What is a penny stock?

What is a penny stock?

A penny Stock is a term for equity shares valued below $5, many of which are not registered with the SEC and trade over-the-counter. They do trade on over-the-counter exchanges regulated by FINRA.

Penny Stocks are equity in companies that may be small or have bad credit ratings, whose shares are priced below $5, per the SEC definition, but below $1 in the more widely accepted street definition. Because they do not have to observe all of the disclosure requirements of the SEC, there is not very much transparency about the companies or brokers issuing penny stocks.

Penny stock prices may be listed on the Pink Sheets, which is a privately held exchange company which has no listing requirements, and companies issuing shares here do not have to register with the SEC most often.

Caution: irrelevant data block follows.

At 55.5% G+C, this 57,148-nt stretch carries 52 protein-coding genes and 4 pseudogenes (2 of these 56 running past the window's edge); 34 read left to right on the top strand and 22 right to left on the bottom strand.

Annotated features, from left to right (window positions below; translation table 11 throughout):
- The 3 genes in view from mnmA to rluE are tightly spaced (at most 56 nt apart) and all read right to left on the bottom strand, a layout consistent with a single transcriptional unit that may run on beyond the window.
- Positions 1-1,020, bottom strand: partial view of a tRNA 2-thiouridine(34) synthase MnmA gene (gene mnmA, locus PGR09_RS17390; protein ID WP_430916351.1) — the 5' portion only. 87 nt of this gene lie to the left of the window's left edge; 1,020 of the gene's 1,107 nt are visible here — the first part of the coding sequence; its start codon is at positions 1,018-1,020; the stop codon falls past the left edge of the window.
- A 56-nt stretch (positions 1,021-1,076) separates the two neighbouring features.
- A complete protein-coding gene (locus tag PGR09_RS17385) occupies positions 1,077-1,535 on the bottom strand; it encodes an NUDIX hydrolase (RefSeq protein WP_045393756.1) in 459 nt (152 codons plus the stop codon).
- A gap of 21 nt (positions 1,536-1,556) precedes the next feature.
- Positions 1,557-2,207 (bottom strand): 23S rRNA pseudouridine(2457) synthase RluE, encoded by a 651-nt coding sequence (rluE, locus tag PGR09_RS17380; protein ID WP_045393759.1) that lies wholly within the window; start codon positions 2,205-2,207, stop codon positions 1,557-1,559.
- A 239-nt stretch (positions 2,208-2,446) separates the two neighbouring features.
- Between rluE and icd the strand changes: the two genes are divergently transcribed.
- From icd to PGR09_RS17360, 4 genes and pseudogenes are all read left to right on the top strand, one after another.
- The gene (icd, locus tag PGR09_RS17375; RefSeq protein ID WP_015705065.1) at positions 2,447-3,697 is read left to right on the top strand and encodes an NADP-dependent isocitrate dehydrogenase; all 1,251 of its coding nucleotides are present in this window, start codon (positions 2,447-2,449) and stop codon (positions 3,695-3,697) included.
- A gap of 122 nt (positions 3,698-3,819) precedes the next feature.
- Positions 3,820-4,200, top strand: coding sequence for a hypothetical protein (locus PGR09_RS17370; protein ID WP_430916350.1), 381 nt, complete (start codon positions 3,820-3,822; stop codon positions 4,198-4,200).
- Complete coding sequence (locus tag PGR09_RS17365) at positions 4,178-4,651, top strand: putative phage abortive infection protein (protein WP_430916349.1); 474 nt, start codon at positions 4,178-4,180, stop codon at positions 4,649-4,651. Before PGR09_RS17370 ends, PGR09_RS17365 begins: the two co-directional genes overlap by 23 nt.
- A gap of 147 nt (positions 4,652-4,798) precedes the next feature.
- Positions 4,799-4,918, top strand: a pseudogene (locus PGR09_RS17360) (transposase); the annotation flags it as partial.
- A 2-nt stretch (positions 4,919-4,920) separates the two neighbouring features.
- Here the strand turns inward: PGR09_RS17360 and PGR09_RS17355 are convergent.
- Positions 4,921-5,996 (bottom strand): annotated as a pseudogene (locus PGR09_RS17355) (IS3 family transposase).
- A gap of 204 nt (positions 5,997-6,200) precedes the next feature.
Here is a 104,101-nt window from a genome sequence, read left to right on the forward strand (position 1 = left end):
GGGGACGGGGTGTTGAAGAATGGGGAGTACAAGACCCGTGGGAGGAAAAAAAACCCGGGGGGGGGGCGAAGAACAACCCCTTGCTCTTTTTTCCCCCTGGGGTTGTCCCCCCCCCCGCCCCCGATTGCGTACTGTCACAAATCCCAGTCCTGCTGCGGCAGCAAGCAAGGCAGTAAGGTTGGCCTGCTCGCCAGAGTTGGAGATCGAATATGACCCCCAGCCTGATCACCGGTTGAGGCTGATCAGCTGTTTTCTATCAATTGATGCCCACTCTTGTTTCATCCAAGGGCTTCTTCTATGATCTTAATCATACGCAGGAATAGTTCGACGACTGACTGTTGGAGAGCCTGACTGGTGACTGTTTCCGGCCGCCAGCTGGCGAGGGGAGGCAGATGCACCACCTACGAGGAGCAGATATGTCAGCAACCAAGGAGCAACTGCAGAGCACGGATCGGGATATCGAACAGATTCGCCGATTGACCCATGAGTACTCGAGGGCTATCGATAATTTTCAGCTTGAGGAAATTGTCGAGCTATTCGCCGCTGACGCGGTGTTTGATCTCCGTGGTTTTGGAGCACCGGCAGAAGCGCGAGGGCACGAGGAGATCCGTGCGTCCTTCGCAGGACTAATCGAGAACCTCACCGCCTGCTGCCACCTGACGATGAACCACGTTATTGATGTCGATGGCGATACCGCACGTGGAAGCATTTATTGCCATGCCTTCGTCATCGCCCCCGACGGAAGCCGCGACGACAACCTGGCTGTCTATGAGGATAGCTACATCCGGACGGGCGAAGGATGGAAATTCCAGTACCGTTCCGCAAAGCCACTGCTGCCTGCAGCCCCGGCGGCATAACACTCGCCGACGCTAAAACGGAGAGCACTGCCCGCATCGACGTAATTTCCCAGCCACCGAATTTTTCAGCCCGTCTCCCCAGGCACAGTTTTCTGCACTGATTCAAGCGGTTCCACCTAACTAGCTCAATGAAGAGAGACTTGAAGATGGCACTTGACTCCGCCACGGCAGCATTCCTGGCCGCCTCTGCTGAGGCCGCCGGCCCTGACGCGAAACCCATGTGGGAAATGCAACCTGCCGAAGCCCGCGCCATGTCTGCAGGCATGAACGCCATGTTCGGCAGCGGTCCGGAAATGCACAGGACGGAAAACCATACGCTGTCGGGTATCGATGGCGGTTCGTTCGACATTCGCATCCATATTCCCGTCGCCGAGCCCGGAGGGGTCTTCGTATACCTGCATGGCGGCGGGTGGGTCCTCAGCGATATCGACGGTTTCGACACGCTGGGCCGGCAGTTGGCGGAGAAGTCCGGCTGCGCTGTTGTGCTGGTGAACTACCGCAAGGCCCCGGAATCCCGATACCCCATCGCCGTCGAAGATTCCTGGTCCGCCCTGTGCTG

The Over The Counter Bulletin Board and the OTC Link are exchanges which facilitate the trade of penny stocks and some other over-the-counter instruments, and are regulated by FINRA, the industry Self-Regulatory Organization (SRO) as well as, to some degree, the SEC, which can put a temporary moratorium (stop) on trading if things look suspiciously like a pump-and-dump or another micro-cap fraud tactic.

Companies issuing shares on the OTCBB do have to register with the SEC but they regulations are not as stringent here as on the larger exchanges. There is liquidity risk inherent in these shares since they come with relatively small market capitalization and there just isn't a very large market on which to find a buyer if you wish to sell.

There are also generally large bid-ask spreads. Trading in penny stocks is highly speculative and because of the relative lack of regulation, reporting, and disclosure required, and investors should be advised that these markets are "buyer-beware".

Still, today you can acquire penny stock positions through major retail accounts such as Scottrade and Etrade.